While some people prefer exercising on their own, studies show that they may be missing out on potential health benefits provided by group workouts.
A recent study showed that group workouts helped lower participants' stress levels while improving their overall outlook. They also showed an increase in physical improvement.
But there are also plenty of other benefits that come from working out in a group, including the following:
1. Burn More Calories
When you're in a group that includes people at a higher fitness level, you're more likely to drive yourself harder. Working out with a partner or with others increases motivation for many participants. Moreover, you're more likely to exercise for a longer period.
Even deciding to work out in a group setting for a few workouts a week may help you to push yourself beyond your usual limits while creating a new threshold. In short, you tend to give more effort than you do when working out alone.
2. Stick To It
Working out with others provides motivation for individuals to work out consistently and to remain committed to the exercise program. Staying consistent and committed is often harder for people who exercise alone, but having a group that provides motivation and accountability is a significant benefit in most cases.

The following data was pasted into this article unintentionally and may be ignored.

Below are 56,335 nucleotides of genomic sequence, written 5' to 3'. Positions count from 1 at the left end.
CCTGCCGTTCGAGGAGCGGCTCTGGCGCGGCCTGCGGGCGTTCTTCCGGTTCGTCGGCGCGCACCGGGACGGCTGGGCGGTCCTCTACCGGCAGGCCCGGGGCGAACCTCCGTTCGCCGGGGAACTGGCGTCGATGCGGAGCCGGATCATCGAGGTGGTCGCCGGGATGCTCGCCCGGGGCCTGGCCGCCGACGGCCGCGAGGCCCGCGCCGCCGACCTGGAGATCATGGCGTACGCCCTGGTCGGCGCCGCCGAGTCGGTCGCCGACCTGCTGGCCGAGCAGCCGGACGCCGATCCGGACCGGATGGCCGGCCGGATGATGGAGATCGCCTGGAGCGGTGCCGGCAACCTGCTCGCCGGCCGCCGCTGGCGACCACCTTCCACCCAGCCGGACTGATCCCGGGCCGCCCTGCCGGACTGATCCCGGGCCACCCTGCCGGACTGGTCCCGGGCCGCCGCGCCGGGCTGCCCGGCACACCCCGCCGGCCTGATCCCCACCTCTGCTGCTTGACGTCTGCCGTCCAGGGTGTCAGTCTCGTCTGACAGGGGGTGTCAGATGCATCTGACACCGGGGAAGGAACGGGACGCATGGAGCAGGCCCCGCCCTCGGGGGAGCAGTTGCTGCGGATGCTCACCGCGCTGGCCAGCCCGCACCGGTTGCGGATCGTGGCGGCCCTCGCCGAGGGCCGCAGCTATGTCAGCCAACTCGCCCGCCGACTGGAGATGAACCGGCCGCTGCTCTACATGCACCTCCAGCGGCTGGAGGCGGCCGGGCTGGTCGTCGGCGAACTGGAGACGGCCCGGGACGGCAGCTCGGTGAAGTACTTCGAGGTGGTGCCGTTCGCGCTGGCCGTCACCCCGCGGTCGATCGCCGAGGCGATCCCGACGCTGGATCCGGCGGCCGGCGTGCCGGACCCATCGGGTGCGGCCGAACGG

3. More Diversity
When you workout on your own, you typically stick to the treadmill, weights, or an exercise bike. However, there is a multitude of exercises you can do with a workout partner or in a larger group setting.
Many gyms offer group fitness classes to give you and your workout partner a chance to try something new. From Zumba and cycling to kickboxing and cardio, you'll never run out of classes to try
4. Greater Support
When you create a bond with others in a group fitness setting the likelihood of coming back for more naturally increase.
A group builds a sense of camaraderie, as well as accountability. Other people within your group will "count on you" to show up for each session. Also, many physical trainers make it a point to build relationships among participants to create a family-like setting.
Those relationships, meanwhile, will help you to keep returning to your workouts along with getting the physical benefits and improvements that come from working out.
5. Peer Motivation
Many people are motivated by the physical benefits of exercising, but a group can provide additional motivation through the encouragement of others. It's sometimes hard to drive yourself when you're doing a difficult workout on your own, while positive feedback from others can you help you push through resistance when the exercise becomes particularly tough.
6. Improved Mood
Numerous studies have been done on the effects of exercise on a person's mood, including that it releases endorphins in your brain that provide feelings of well-being. In turn, the added mood boost can help you push through a workout when you're pushing yourself your hardest.
In one study, people who did a stationary bicycle workout with a training partner felt calmer than after they did the workout on their own.
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